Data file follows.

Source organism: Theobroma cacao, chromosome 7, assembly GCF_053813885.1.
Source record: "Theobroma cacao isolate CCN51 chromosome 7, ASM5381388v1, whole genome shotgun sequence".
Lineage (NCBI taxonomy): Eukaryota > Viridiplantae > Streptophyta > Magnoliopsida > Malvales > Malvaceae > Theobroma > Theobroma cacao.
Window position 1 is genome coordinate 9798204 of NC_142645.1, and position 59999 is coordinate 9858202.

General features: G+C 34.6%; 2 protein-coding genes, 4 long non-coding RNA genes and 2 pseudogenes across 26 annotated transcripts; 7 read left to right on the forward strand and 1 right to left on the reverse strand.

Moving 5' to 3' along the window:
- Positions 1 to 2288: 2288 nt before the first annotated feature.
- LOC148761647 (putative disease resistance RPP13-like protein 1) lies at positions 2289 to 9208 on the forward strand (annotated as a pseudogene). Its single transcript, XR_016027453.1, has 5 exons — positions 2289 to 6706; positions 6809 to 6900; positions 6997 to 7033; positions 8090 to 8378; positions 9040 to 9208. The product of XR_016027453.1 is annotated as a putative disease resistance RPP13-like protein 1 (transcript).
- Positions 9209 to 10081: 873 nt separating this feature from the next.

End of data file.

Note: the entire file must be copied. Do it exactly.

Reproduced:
Source organism: Theobroma cacao, chromosome 7, assembly GCF_053813885.1.
Source record: "Theobroma cacao isolate CCN51 chromosome 7, ASM5381388v1, whole genome shotgun sequence".
Lineage (NCBI taxonomy): Eukaryota > Viridiplantae > Streptophyta > Magnoliopsida > Malvales > Malvaceae > Theobroma > Theobroma cacao.
Window position 1 is genome coordinate 9798204 of NC_142645.1, and position 59999 is coordinate 9858202.

General features: G+C 34.6%; 2 protein-coding genes, 4 long non-coding RNA genes and 2 pseudogenes across 26 annotated transcripts; 7 read left to right on the forward strand and 1 right to left on the reverse strand.

Moving 5' to 3' along the window:
- Positions 1 to 2288: 2288 nt before the first annotated feature.
- LOC148761647 (putative disease resistance RPP13-like protein 1) lies at positions 2289 to 9208 on the forward strand (annotated as a pseudogene). Its single transcript, XR_016027453.1, has 5 exons — positions 2289 to 6706; positions 6809 to 6900; positions 6997 to 7033; positions 8090 to 8378; positions 9040 to 9208. The product of XR_016027453.1 is annotated as a putative disease resistance RPP13-like protein 1 (transcript).
- Positions 9209 to 10081: 873 nt separating this feature from the next.